According to the American Dental Association (ADA), dental implants are one of the most important advances in dentistry during the past 40 years, providing patients with a comfortable, fully-functional, long-term alternative to dentures and bridges. Secured in your jaw bone, dental implants are designed to look and feel just like your own natural teeth, and they can be cared for like your natural teeth as well, with regular brushing and flossing and routine trips to the dentist to make sure the implant remains in optimal shape.
Still, while the artificial teeth that attach to implants may be impervious to decay, the implant posts still require healthy gums and jaw bones to provide them with proper support. Just like your own natural tooth roots, the posts that support dental implants need to be surrounded by healthy jaw bone tissue in order to avoid loosening and even falling out. And that means that, just like with natural teeth, it’s important to make healthy decisions that support those bones.
Does cigarette smoking harm dental implants?
One of the biggest questions many patients have about implants is whether or not cigarette smoking can be harmful to dental implants. The short answer is yes – and especially if you have bone graft placement to help secure your implants. Multiple studies have demonstrated the negative impact smoking can have on healing after all types of surgeries. In dental implant placement, smoking can inhibit blood flow to the bone and gum tissues surrounding the implants, making it much more difficult for the implants to fuse with the bone that supports them. In fact, a study from researchers in Spain that tracked the success rates of 165 dental implants over five years found almost 16 percent of dental implants failed in patients who smoked compared to only 1.4 percent in non-smokers.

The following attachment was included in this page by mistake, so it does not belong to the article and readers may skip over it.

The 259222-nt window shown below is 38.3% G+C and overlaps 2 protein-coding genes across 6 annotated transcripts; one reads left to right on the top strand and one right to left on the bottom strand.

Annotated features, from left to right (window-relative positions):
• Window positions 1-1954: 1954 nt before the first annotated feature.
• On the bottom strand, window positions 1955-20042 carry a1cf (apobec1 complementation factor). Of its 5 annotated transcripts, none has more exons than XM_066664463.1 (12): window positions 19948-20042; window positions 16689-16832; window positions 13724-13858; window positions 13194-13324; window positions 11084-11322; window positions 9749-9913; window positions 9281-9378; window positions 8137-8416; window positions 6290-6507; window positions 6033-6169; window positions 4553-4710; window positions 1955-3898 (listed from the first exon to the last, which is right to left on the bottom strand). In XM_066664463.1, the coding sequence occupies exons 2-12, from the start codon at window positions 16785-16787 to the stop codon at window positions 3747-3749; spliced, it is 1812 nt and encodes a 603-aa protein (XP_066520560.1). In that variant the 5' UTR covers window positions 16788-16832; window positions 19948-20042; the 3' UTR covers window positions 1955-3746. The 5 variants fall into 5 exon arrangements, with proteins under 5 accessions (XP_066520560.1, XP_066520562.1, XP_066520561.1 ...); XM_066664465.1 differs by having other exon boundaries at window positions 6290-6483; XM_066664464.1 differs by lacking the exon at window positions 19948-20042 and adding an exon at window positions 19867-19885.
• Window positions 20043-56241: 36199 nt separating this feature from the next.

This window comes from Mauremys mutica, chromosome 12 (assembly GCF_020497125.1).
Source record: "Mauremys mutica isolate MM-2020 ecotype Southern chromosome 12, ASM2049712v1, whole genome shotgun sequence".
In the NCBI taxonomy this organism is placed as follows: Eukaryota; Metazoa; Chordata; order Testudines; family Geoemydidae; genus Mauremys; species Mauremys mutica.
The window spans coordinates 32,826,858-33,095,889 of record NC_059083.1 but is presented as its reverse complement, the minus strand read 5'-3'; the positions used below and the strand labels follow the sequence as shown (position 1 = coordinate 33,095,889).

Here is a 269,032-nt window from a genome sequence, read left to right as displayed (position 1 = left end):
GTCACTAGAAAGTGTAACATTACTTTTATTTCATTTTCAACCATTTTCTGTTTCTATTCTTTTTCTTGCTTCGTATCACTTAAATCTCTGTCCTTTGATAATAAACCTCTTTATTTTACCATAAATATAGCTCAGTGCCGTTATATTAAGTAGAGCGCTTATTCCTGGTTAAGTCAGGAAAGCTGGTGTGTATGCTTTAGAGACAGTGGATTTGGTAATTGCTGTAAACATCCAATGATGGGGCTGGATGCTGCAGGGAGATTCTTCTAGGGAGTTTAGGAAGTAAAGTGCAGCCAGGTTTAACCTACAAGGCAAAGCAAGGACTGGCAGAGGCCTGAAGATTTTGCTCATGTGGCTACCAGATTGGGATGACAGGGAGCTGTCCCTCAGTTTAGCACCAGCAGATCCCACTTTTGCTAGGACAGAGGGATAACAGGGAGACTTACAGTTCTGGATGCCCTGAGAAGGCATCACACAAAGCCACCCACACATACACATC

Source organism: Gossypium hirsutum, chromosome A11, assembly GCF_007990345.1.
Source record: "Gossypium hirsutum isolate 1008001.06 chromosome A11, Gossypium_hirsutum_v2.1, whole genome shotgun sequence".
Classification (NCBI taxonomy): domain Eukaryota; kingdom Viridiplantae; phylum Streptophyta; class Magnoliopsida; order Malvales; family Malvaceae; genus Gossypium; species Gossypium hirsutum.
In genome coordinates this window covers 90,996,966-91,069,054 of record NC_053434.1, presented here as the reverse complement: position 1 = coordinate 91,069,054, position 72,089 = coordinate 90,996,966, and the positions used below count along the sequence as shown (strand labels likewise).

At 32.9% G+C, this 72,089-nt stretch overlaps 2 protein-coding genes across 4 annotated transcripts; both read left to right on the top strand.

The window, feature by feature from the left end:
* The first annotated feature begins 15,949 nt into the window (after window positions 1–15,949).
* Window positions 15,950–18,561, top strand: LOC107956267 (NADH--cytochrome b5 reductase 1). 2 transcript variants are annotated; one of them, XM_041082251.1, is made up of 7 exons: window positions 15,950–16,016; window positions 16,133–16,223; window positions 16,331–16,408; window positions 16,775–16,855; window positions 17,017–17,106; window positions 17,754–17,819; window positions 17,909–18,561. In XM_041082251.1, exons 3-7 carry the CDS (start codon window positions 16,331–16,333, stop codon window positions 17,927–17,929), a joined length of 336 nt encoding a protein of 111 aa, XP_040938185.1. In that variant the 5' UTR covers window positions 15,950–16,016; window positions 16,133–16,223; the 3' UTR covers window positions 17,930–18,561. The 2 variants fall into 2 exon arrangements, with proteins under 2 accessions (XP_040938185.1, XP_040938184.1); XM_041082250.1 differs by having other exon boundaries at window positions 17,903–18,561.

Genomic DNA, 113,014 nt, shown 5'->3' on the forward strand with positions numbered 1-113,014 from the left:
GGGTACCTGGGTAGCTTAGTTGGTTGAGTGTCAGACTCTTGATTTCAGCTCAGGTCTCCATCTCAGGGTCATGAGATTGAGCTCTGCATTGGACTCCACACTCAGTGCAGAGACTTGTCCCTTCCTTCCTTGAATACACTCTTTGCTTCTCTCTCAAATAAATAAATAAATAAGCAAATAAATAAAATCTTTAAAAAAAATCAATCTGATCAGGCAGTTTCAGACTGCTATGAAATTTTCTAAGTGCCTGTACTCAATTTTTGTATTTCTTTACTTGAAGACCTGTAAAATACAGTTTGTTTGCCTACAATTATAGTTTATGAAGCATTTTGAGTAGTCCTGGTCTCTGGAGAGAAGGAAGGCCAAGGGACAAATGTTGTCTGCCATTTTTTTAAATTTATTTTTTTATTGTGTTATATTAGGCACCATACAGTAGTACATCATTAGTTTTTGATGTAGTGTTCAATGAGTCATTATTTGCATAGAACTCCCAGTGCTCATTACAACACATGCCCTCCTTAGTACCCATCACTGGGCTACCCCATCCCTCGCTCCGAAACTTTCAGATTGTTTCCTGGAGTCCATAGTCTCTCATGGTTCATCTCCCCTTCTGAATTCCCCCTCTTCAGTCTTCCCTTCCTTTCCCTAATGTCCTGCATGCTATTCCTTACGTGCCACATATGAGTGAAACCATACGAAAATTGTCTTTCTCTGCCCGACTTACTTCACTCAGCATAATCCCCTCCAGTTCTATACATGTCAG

And that’s not all: Because smoking restricts blood flow to gum tissues as well as bone, smokers are twice as likely to have gum disease as those who don’t smoke, according to the Centers for Disease Control and Prevention (CDC), and gum disease poses the same risks for implants as it does for natural teeth. It’s probably no surprise that the risks associated with smoking increase the more cigarettes you smoke and the longer you’ve been smoking.
Why is smoking so harmful to normal healing processes? Cigarettes contain many toxic chemicals that pose serious health risks. But the one element that potentially poses the biggest risk to healing and tissue health is nicotine. Studies have shown nicotine constricts blood vessels, which makes it much more difficult for oxygen and nutrients to reach areas where healing is needed. The effects of nicotine after smoking just one cigarette last for about four hours, which means for most smokers, their bodies are receiving an almost continuous supply.
Should you have dental implants if you smoke?
That’s largely a personal decision; obviously, quitting smoking is important for the health of your entire body, including your jaws, teeth and gums. If you smoke and you do decide to have dental implants, it’s extremely important to make sure you follow care recommendations closely, including learning – and using – proper brushing and flossing techniques and visiting our office twice each year for checkups and cleanings.
If you’re missing one or more teeth, dental implants are a great way to help you look and feel more confident, and with the proper care, they can be an important investment in your oral health. At the Advanced Institute for Oral Health, we can help you learn about the risks and benefits associated with dental implants and smoking so you can make an informed decision about whether or not they’re a good choice for your needs and your lifestyle. Call 615-370-9486 to schedule an appointment today.